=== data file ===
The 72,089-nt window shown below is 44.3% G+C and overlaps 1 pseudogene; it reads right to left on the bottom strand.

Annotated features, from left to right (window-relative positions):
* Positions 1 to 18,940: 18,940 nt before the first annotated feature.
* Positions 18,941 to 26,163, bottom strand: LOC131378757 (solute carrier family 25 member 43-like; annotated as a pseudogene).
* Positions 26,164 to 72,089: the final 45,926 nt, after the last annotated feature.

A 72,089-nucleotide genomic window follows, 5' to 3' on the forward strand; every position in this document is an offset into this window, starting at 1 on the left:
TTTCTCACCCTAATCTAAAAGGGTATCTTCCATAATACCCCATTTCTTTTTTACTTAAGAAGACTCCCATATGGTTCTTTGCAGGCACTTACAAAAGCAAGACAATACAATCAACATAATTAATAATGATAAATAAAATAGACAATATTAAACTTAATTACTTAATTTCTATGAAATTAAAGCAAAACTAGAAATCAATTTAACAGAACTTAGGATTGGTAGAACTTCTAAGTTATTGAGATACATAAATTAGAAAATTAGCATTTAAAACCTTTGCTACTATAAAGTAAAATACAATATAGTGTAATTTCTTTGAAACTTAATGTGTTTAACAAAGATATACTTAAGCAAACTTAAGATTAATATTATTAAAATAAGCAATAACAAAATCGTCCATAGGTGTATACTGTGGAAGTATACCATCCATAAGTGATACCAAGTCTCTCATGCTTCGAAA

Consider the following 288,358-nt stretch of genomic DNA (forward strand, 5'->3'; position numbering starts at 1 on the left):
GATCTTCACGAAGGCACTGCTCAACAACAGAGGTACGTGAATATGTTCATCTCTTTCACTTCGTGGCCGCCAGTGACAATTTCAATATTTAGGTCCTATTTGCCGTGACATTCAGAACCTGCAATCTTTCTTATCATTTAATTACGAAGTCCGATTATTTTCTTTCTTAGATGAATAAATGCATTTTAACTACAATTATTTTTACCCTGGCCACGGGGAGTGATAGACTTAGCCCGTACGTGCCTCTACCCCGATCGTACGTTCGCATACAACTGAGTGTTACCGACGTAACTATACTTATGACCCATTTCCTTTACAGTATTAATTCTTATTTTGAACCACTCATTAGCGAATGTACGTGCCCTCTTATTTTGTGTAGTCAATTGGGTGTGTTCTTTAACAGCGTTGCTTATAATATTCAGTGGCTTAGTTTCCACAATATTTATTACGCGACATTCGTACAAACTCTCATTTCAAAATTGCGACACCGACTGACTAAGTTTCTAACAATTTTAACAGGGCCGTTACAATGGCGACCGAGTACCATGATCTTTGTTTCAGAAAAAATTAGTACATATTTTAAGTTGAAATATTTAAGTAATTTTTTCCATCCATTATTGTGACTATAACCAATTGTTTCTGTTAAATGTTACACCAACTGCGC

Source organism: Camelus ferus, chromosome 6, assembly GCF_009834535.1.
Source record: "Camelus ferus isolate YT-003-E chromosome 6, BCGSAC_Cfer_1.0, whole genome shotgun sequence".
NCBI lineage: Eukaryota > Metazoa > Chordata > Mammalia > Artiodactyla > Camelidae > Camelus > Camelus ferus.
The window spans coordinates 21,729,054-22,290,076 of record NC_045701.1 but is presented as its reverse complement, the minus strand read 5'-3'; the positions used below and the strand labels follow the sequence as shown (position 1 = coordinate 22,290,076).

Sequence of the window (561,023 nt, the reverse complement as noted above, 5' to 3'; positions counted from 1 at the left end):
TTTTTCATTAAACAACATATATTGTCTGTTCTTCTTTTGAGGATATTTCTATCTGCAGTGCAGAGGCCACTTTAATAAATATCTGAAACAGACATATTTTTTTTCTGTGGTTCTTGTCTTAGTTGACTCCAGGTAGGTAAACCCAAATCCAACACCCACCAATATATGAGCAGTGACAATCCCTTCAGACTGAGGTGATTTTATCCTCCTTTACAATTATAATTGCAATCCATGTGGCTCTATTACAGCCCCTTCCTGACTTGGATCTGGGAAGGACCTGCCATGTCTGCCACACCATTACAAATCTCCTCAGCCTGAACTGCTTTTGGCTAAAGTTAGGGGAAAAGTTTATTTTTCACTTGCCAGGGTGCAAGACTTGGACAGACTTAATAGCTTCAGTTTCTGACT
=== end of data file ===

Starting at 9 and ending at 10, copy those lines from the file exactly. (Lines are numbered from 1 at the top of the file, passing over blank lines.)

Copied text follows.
GATCTTCACGAAGGCACTGCTCAACAACAGAGGTACGTGAATATGTTCATCTCTTTCACTTCGTGGCCGCCAGTGACAATTTCAATATTTAGGTCCTATTTGCCGTGACATTCAGAACCTGCAATCTTTCTTATCATTTAATTACGAAGTCCGATTATTTTCTTTCTTAGATGAATAAATGCATTTTAACTACAATTATTTTTACCCTGGCCACGGGGAGTGATAGACTTAGCCCGTACGTGCCTCTACCCCGATCGTACGTTCGCATACAACTGAGTGTTACCGACGTAACTATACTTATGACCCATTTCCTTTACAGTATTAATTCTTATTTTGAACCACTCATTAGCGAATGTACGTGCCCTCTTATTTTGTGTAGTCAATTGGGTGTGTTCTTTAACAGCGTTGCTTATAATATTCAGTGGCTTAGTTTCCACAATATTTATTACGCGACATTCGTACAAACTCTCATTTCAAAATTGCGACACCGACTGACTAAGTTTCTAACAATTTTAACAGGGCCGTTACAATGGCGACCGAGTACCATGATCTTTGTTTCAGAAAAAATTAGTACATATTTTAAGTTGAAATATTTAAGTAATTTTTTCCATCCATTATTGTGACTATAACCAATTGTTTCTGTTAAATGTTACACCAACTGCGC

Source organism: Camelus ferus, chromosome 6, assembly GCF_009834535.1.